An Ohio senator filed a bill that would significantly expand the state’s medical marijuana program.
Under the proposed change, doctors would be able to recommend the use of cannabis if they “reasonably” expected it would alleviate the patient’s symptoms or provide some other benefit.
Medical marijuana is currently only permitted for qualifying patients who have one or more conditions from a set list, which has been regularly added to since Ohio’s medical cannabis program launched in 2019 following its legalization in 2016.
The bill’s primary sponsor, Sen. Steve Huffman (R), wants to make patient access to medical cannabis easier but insists the main purpose of the legislation is to streamline the regulatory structure of Ohio’s medical marijuana program.
“The biggest example is the Department of Pharmacy regulates dispensaries, and the Department of Commerce regulates cultivators,” Huffman said. “So if you own one of each you have to go to each one to make business decisions.”
Through his bill, Huffman wants to create a new Division of Marijuana Control that would be based in the Commerce Department and be responsible for most of the oversight of the medical cannabis industry. The Department of Pharmacy would retain its responsibility for managing medical cannabis prescriptions.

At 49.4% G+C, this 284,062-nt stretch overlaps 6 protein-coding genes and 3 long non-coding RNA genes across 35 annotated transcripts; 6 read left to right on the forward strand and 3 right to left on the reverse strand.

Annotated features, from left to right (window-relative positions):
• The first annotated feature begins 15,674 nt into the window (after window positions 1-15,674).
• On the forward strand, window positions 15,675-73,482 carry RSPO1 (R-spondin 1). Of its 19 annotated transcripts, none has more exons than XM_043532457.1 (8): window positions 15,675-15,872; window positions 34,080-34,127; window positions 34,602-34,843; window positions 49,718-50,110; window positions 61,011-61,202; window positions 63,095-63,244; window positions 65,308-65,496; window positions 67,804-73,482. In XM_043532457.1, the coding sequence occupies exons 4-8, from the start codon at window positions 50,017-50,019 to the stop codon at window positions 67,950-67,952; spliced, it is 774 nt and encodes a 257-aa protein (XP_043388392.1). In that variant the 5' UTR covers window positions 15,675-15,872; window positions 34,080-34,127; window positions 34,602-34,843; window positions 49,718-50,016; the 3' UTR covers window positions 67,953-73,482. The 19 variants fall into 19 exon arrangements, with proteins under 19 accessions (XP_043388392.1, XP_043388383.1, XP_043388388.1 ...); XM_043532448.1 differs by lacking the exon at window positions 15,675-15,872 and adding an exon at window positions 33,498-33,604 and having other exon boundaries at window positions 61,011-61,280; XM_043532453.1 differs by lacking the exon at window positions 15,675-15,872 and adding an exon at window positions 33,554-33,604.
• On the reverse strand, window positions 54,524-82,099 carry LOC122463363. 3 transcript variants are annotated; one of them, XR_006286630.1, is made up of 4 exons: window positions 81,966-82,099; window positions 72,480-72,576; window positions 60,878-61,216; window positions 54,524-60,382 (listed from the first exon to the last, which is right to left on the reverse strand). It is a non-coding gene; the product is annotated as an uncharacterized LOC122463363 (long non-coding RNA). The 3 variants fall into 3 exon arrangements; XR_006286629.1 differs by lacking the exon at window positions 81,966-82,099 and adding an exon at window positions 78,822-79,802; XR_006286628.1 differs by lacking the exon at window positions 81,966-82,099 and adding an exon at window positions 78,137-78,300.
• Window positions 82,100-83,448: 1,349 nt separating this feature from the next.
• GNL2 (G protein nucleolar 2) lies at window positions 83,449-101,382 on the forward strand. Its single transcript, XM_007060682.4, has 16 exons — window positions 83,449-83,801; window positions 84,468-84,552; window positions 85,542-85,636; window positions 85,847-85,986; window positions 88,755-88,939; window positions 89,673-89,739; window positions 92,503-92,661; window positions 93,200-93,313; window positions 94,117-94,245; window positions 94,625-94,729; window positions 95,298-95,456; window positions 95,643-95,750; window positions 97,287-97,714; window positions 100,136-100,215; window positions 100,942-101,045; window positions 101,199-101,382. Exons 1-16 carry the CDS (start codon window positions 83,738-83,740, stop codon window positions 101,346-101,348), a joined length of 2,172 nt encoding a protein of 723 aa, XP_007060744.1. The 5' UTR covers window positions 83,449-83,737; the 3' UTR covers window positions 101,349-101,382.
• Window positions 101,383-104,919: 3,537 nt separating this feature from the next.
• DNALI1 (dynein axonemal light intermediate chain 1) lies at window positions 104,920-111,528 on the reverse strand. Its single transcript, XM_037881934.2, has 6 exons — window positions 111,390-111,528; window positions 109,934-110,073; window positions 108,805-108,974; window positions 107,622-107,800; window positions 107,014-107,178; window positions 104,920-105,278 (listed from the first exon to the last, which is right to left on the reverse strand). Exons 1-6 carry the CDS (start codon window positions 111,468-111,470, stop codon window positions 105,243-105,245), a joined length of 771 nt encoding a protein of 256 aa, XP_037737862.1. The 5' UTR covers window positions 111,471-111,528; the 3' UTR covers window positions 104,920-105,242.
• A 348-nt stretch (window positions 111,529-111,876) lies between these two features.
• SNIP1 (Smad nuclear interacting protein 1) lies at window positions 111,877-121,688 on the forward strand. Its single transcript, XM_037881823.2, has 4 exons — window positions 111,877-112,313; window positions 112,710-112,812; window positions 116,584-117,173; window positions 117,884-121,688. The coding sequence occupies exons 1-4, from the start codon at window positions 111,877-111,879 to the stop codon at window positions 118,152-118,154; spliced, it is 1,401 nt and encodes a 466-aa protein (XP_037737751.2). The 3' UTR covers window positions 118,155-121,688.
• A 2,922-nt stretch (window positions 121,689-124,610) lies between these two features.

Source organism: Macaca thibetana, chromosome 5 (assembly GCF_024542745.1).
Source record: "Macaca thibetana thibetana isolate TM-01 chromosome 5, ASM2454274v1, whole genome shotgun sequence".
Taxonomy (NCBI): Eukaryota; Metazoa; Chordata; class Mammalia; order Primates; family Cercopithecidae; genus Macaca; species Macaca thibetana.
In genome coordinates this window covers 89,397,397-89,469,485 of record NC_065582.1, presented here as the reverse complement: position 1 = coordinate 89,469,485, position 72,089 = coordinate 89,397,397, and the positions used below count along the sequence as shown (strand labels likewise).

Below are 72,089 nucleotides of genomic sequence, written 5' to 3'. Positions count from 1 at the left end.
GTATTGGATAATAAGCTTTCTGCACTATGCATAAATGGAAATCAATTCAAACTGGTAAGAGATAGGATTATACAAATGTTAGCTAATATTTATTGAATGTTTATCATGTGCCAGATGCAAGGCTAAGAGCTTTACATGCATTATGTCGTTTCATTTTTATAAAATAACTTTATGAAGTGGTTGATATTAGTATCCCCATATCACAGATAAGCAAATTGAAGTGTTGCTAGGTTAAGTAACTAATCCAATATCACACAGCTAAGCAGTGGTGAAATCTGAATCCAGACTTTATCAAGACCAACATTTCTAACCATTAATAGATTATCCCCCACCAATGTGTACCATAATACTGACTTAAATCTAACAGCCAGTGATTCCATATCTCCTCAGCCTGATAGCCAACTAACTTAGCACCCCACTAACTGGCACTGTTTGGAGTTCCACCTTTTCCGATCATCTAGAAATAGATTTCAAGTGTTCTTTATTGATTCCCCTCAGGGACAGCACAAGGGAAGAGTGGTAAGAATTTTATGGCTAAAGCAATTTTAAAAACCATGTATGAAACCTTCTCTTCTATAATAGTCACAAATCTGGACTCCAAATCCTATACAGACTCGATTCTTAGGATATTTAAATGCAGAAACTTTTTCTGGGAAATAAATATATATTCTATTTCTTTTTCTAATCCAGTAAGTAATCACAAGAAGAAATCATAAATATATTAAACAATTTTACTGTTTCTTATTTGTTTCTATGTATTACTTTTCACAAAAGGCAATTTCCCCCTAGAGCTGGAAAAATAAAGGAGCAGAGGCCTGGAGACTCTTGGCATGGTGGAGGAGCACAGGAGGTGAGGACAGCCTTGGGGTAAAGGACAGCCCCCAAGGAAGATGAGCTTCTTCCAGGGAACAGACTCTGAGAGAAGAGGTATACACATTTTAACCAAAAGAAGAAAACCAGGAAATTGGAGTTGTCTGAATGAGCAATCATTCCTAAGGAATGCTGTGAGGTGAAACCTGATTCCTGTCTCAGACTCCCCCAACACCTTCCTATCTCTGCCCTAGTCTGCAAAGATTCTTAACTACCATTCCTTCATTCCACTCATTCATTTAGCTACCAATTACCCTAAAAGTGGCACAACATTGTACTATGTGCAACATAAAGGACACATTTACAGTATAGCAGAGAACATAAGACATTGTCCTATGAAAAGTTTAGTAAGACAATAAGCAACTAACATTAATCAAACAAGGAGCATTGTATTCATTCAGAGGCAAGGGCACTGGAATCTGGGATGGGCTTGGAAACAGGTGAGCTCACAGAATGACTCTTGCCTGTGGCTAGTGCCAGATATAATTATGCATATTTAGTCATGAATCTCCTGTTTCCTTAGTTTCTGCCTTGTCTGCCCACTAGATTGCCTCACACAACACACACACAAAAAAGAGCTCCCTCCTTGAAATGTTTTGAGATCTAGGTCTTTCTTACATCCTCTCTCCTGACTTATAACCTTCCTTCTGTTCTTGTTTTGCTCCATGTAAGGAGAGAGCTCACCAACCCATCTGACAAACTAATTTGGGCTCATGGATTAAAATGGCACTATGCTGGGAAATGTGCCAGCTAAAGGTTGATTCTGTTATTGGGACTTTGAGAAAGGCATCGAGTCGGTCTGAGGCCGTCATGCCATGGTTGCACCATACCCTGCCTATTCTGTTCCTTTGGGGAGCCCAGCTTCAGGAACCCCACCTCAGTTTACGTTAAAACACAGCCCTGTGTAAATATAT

Huffman expects the legislation would expedite the application process for medical cannabis licenses.
Senate Minority Leader Kenny Yuko (D) is a cosponsor of the bill, but admits it doesn’t include some provisions he would like to see, such as workers’ protections for patients who use medical marijuana.
“I know the need. I know what we did in 2016 was just the smallest of fractions of what was needed here in Ohio,” Yuko said. “What this bill does is trying to move us in the right direction. Is it all inclusive? Not even close. Does it cover all the issues I want covered? Not yet.”
One other notable provision missing from Huffman’s bill concerns home cultivation of cannabis, which is currently prohibited. In the Ohio House, however, two other bills to expand the state’s medical cannabis program include provisions allowing for medical marijuana patients to grow their own plants.
Huffman’s bill is the latest in a series of moves to reform Ohio’s marijuana laws.
Voters in 14 Ohio cities will decide whether or not to decriminalize marijuana possession in their jurisdictions through local ballots at the end of this month.
For the first time in Ohio’s legislative history, a bill to legalize recreational cannabis was introduced in August, while Republican lawmakers recently filed a separate measure to allow legal marijuana sales – a sign that the issue is becoming increasingly bipartisan in the state.
Meanwhile marijuana reform activists in Ohio are closing in on the required number of signatures to qualify an adult-use legalization initiative for the 2022 ballot.